Born in Corpus Christi, Texas, Young attended Incarnate Word Academy and Corpus Christi College-Academy. He earned his B.A. at St. Edward's University in 1937 and his L.L.B from the University of Texas School of Law in 1940. After starting his career as a lawyer, he served in the United States Navy from 1941 to 1945.
Young served as a lawyer for Nueces County, Texas in various positions, as assistant county attorney in 1946, assistant district attorney from 1947 to 1950, county attorney from 1951 to 1952 and county judge from 1953 to 1956. He ran successfully as a Democrat for the U.S. House of Representatives in 1956, defeating incumbent John J. Bell in the primary election and winning the general election. He took seat in 1957 and was reelected ten times. Young voted against the Civil Rights Acts of 1957,1960, and 1964, but voted in favor the Voting Rights Act of 1965 and the Civil Rights Act of 1968.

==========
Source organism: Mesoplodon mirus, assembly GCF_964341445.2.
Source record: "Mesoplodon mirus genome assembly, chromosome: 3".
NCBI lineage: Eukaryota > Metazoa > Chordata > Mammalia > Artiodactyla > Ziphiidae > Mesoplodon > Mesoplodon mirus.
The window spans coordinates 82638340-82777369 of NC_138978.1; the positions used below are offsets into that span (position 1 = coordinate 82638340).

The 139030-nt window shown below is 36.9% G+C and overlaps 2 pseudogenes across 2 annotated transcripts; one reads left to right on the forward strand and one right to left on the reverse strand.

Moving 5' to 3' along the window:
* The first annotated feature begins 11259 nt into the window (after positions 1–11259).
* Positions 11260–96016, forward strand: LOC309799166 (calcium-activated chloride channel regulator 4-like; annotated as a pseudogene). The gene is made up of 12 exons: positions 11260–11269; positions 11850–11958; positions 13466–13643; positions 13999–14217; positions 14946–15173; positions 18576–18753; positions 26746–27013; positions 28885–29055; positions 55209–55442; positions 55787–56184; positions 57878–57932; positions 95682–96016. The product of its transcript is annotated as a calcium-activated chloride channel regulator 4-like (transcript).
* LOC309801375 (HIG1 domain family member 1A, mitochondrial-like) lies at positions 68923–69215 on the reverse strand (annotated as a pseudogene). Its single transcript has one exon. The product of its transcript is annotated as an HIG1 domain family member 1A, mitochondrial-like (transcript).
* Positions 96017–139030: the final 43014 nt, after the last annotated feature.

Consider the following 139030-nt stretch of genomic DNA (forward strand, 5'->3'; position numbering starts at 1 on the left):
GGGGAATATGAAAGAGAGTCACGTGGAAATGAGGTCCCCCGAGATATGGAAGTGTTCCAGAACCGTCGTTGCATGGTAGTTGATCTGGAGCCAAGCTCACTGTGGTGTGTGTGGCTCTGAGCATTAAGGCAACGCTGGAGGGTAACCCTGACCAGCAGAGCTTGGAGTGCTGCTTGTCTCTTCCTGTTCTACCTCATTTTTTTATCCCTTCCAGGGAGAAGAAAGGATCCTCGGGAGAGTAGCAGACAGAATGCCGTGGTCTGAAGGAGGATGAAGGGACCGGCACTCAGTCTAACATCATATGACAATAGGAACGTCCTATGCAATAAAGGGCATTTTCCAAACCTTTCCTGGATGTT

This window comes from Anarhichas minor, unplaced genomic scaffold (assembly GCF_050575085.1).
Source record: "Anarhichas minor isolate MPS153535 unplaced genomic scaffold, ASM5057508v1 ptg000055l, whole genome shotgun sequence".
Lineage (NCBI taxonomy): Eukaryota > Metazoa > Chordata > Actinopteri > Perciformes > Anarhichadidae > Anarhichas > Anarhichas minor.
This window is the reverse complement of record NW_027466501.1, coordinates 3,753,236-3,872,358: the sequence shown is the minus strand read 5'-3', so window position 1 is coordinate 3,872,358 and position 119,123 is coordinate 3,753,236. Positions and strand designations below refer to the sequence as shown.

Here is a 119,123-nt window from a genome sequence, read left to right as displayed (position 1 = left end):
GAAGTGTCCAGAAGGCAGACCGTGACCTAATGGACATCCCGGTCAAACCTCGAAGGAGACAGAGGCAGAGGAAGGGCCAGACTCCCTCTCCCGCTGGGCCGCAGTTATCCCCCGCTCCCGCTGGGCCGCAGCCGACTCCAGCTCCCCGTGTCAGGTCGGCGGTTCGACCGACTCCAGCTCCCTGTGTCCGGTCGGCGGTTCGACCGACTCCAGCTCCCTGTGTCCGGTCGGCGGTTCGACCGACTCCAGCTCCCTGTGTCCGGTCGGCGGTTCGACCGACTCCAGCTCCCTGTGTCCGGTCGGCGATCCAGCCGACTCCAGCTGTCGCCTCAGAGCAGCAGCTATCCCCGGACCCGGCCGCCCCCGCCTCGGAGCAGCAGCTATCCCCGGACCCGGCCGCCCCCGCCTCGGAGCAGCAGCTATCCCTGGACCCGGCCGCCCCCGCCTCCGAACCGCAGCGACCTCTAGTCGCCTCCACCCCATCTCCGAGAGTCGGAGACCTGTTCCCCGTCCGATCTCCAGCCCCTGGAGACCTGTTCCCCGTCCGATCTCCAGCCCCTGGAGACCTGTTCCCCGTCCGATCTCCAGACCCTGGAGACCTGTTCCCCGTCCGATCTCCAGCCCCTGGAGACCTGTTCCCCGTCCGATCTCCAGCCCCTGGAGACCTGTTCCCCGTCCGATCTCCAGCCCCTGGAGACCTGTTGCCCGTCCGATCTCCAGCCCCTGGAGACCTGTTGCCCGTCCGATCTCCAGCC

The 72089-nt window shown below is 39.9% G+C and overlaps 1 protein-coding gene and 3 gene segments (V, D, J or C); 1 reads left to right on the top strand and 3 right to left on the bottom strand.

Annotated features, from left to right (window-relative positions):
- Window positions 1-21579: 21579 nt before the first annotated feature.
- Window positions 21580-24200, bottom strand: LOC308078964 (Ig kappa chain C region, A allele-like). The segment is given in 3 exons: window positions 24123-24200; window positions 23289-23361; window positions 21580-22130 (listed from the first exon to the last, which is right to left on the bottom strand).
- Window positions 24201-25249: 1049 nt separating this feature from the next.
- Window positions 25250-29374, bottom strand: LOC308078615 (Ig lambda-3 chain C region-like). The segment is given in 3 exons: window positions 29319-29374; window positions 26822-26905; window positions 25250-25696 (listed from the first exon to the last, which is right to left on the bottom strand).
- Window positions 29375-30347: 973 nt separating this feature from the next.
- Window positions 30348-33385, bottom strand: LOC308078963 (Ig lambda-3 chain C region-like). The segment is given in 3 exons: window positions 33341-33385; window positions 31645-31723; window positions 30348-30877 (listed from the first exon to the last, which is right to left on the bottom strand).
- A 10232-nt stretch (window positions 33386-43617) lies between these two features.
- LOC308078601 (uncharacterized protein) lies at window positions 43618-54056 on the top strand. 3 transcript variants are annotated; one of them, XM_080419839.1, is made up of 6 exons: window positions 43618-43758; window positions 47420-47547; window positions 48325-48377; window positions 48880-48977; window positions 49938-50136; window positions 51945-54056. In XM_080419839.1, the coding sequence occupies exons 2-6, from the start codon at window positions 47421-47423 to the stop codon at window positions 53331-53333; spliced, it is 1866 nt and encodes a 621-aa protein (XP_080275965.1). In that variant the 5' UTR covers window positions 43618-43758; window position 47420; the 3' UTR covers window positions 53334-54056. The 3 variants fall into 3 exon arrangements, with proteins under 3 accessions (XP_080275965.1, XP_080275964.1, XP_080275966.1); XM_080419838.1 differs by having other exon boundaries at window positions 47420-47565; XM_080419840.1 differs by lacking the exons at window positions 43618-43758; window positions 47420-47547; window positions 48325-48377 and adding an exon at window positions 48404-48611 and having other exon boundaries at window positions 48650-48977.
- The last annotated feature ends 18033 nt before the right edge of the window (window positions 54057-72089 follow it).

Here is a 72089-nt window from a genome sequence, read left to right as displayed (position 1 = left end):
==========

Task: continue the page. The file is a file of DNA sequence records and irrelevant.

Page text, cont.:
Young came under fire in 1976 when a former female member of his staff, Colleen Gardner, accused him of requiring her to have sex with him in order to keep her job. Young was married with five children at the time. His wife, Jane, committed suicide on July 13, 1977 by a gunshot to the head. The scandal caused his defeat to Joseph P. Wyatt, Jr. in the primary election in 1978 and he left office in 1979. Afterwards, he worked as a consultant until his death on January 22, 2002. He was interred at Arlington National Cemetery in Arlington, Virginia.